Can he really be 6-foot-9, 370 pounds?
"That's accurate," said Tony Michels, Spiekerman's coach at West Bend (Wis.) East High School, in a telephone interview Tuesday afternoon.
Spiekerman, a class of 2006 offensive tackle prospect, has actually lost weight during high school. As a freshman, Michels said, Spiekerman checked in at about 6-6 ½ and 425 pounds.
"I had him in youth football too in eighth grade and he was like 435," Michels said. "He was huge."
"He actually had to trim down and he's still trying to trim down," Michels said. "As I've told a lot of the colleges that I've talked to, I said, ‘once you get him with a sound nutritional program and strength and conditioning program'—I think the kid's very coachable, he's got a great attitude. You don't have to worry about him academically. He's a 3.8 [grade-point average] out of a four-point [scale]. He ranks No. 32 in his class out of 360. Somebody is going to get a good player."
Spiekerman is looking for his first scholarship offer. So far, Wisconsin, Western Michigan and North Dakota State have visited West Bend East during the spring evaluation period. Michels thought that North Dakota would be coming in later this week.
What schools have drawn Spiekerman's attention?
"With Eric right now I'd say obviously Wisconsin, he's been at their camp a lot the past three years," Michels said, "but he has (also) been in contact with Tennessee and Illinois and Notre Dame. I would say those are the big ones…You can also throw Nebraska in there too."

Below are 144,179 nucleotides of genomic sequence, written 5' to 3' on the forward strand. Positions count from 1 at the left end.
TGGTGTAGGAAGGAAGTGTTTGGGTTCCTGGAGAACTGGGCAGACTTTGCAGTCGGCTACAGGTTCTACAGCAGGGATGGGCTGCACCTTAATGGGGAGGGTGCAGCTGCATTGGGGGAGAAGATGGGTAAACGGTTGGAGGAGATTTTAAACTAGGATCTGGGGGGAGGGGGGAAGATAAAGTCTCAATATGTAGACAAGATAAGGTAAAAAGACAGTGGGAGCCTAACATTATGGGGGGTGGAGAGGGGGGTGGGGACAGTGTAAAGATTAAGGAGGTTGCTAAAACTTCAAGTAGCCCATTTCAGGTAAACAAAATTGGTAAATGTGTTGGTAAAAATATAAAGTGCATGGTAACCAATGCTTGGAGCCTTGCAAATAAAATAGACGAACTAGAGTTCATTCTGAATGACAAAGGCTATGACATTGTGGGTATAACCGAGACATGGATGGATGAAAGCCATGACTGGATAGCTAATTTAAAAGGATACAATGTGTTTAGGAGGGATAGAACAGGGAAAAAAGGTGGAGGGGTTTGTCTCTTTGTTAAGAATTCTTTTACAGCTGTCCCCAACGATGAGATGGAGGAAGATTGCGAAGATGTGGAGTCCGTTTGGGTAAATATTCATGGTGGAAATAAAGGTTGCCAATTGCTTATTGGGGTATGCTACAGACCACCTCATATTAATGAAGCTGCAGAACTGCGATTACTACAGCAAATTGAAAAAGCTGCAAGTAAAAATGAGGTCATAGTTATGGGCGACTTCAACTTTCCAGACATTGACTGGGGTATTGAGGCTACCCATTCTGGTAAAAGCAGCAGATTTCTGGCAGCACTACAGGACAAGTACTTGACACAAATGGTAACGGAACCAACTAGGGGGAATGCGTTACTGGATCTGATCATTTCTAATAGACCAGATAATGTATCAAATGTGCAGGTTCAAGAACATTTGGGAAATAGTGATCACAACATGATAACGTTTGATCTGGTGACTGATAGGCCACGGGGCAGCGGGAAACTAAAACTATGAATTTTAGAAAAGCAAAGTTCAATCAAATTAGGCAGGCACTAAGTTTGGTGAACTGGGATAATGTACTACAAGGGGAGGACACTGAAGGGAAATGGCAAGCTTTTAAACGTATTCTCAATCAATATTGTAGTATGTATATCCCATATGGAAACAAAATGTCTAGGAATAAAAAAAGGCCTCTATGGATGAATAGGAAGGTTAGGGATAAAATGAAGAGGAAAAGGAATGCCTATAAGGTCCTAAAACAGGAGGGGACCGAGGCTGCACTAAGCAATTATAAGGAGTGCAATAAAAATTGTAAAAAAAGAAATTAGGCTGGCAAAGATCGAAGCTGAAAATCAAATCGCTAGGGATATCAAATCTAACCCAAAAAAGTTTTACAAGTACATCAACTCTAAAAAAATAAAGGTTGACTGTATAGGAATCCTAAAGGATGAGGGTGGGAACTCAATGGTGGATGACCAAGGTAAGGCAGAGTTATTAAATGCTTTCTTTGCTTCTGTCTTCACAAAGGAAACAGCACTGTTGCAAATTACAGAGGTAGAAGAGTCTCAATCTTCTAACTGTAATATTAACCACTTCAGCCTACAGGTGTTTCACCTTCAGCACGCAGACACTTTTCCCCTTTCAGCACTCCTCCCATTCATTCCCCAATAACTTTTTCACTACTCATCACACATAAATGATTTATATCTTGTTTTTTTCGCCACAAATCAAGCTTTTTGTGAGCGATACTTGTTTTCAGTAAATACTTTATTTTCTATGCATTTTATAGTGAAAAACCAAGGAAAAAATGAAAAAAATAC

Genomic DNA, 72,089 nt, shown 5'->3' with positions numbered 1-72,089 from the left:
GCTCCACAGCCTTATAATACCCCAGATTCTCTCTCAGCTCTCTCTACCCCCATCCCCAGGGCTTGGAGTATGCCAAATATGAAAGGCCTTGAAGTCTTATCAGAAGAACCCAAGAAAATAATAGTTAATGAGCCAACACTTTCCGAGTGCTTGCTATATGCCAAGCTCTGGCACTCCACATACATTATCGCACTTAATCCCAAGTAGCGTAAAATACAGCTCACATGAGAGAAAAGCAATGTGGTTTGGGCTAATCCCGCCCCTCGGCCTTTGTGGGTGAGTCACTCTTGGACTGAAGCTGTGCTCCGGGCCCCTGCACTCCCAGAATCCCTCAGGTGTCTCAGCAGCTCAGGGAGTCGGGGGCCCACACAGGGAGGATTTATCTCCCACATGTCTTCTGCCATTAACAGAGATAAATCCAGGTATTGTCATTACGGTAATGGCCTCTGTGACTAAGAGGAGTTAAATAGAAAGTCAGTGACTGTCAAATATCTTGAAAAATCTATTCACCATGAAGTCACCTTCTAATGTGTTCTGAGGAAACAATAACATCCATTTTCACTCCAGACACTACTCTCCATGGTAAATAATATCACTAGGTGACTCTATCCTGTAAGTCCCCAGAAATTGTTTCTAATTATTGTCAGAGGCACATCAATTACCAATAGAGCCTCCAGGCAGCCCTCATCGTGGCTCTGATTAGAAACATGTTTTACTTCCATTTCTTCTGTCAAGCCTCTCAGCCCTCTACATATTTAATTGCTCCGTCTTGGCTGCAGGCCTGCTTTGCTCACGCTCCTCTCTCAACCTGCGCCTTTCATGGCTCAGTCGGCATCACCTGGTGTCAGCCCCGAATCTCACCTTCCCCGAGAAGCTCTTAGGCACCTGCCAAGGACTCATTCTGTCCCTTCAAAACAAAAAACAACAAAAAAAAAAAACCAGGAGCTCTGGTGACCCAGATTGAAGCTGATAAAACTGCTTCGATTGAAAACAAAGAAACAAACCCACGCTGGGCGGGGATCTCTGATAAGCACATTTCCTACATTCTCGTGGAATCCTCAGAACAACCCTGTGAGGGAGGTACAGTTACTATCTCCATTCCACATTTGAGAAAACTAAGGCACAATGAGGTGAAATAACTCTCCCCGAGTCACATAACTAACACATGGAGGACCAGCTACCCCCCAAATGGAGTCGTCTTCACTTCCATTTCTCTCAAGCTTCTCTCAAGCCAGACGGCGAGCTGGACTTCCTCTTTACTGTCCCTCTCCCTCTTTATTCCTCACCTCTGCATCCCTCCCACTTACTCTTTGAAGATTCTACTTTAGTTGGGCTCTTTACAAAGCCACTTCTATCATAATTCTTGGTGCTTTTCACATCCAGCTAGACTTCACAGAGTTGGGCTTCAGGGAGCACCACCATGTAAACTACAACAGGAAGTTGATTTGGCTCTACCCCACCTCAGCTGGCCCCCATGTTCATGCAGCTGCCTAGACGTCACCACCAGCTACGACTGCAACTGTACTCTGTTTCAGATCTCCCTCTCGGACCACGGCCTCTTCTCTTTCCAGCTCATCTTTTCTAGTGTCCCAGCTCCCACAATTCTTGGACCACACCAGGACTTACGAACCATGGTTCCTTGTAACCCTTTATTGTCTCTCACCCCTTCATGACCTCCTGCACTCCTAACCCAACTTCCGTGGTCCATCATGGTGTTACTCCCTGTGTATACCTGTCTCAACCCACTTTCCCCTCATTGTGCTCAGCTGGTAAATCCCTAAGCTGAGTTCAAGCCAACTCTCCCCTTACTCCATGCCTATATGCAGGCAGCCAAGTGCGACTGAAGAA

Spiekerman plans to attend at least three football camps this summer, Michels said.
"He's going to go to Wisconsin, Tennessee, Nebraska and I think Notre Dame," Michels said. "And he's still evaluating some other camps too.
"He's only went to the Wisconsin camp in the past. He's been going there since his eighth grade year and figured that this year he would try to go out and see what he can do at some of the other camps."
Spiekerman was a first-team all-conference selection as a junior last year. He will be a four-year starter in the fall.
"For his size he moves pretty good," Michels said. "Talking with some of the colleges that have seen him on tape he needs to continue to improve his foot quickness, his bend in his waist. But he's gotten better. He started on the varsity team since his freshman year. He's gotten better every year."
Spiekerman has played defensive tackle from time to time as a situational run-stopper, but East has needed him primarily on offense. A drive blocking tackle, Michels said that as the Suns made a push into the third round of the state playoffs, they ran the ball behind Spiekerman's blocks 95 percent of the time.
"When he engages on somebody it is pretty much over," Michels said. "A lot of people would slant away from him or just try to take his knees out, cut him on the line right away. But… when he got into people right off the ball there was a huge opening."